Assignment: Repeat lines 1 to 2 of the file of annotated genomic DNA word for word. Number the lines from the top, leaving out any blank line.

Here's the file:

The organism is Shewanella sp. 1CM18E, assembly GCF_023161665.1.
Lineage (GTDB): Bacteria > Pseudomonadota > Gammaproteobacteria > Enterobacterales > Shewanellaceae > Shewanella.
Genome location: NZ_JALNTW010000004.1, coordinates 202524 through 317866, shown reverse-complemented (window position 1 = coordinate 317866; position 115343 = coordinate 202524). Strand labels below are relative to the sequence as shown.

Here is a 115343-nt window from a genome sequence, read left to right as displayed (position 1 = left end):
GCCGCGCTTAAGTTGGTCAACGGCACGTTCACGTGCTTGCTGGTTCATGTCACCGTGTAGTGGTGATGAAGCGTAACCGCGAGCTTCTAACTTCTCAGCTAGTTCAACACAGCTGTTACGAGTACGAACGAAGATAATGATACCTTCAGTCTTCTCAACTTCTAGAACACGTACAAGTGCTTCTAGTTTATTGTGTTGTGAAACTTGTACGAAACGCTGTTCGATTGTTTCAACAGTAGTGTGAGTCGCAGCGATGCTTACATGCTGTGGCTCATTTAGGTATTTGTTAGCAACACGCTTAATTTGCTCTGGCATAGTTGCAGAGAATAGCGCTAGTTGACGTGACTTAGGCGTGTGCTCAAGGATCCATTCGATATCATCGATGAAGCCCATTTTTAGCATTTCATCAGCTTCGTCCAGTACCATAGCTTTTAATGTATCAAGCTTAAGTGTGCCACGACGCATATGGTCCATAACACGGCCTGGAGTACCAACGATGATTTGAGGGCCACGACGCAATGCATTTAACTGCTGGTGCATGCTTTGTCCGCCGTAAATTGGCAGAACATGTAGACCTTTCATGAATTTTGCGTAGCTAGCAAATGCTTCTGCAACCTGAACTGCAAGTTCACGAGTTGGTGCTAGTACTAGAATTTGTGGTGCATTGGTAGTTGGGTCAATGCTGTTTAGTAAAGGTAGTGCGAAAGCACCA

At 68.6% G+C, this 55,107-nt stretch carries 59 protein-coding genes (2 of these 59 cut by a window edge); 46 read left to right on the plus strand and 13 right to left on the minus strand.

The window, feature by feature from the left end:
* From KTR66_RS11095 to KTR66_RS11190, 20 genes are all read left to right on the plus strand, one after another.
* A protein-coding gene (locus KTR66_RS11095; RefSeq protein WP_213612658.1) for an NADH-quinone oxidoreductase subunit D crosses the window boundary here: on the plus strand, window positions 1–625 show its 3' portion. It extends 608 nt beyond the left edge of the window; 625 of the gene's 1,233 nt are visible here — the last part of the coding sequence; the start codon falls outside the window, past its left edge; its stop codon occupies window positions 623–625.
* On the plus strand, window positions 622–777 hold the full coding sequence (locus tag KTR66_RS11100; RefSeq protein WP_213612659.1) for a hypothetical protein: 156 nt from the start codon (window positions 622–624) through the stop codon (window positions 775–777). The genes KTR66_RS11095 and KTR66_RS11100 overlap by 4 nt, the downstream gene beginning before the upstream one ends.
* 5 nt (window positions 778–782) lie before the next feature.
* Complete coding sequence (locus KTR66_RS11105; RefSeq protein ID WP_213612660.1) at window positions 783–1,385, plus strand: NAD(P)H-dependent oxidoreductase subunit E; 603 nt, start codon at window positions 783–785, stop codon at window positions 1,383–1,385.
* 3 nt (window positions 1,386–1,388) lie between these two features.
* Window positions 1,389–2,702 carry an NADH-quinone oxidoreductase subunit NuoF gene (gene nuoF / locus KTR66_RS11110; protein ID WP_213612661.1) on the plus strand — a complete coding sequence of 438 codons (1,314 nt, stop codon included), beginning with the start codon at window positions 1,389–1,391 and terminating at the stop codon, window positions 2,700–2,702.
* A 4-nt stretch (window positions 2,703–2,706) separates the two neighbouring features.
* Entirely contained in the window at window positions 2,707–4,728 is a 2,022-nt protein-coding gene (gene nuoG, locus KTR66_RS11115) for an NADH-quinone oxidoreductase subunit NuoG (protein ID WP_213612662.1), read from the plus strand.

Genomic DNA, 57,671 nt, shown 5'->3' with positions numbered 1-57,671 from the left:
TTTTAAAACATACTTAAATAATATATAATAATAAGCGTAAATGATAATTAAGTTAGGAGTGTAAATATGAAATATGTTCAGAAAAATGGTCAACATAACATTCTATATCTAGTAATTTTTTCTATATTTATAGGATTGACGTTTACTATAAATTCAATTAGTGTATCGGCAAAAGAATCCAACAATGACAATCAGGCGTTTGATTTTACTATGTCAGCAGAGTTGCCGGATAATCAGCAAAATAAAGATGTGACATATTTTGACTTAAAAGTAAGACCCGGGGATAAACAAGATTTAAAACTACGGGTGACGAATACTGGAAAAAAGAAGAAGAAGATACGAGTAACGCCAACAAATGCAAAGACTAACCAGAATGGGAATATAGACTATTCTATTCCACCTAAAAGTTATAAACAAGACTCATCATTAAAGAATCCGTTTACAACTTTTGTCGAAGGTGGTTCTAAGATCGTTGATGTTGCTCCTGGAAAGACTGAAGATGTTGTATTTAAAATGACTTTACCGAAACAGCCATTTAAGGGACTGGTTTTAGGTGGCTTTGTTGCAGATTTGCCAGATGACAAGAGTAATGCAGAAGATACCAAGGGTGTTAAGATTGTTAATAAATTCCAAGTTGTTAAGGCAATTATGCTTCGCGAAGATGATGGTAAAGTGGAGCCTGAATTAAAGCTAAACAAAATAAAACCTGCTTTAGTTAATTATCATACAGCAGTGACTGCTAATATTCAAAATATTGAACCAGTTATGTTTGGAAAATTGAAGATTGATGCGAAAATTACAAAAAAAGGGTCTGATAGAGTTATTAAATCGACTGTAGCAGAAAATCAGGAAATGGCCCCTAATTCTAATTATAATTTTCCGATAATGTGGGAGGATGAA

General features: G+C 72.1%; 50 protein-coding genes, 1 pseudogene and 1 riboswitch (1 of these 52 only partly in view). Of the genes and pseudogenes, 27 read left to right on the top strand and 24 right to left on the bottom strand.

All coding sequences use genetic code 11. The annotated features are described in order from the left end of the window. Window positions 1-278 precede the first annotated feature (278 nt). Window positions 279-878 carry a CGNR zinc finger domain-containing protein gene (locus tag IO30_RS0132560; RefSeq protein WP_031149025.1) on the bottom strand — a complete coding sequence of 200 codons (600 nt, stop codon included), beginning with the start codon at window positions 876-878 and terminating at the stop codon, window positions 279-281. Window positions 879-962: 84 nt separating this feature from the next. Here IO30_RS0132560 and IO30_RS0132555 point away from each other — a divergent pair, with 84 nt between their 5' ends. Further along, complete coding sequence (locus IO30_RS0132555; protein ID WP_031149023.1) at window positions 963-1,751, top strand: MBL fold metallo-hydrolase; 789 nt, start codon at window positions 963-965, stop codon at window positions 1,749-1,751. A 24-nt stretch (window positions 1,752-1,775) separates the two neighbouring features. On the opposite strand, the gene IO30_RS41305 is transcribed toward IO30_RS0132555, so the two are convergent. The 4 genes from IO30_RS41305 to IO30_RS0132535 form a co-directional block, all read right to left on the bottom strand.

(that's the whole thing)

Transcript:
The organism is Shewanella sp. 1CM18E, assembly GCF_023161665.1.
Lineage (GTDB): Bacteria > Pseudomonadota > Gammaproteobacteria > Enterobacterales > Shewanellaceae > Shewanella.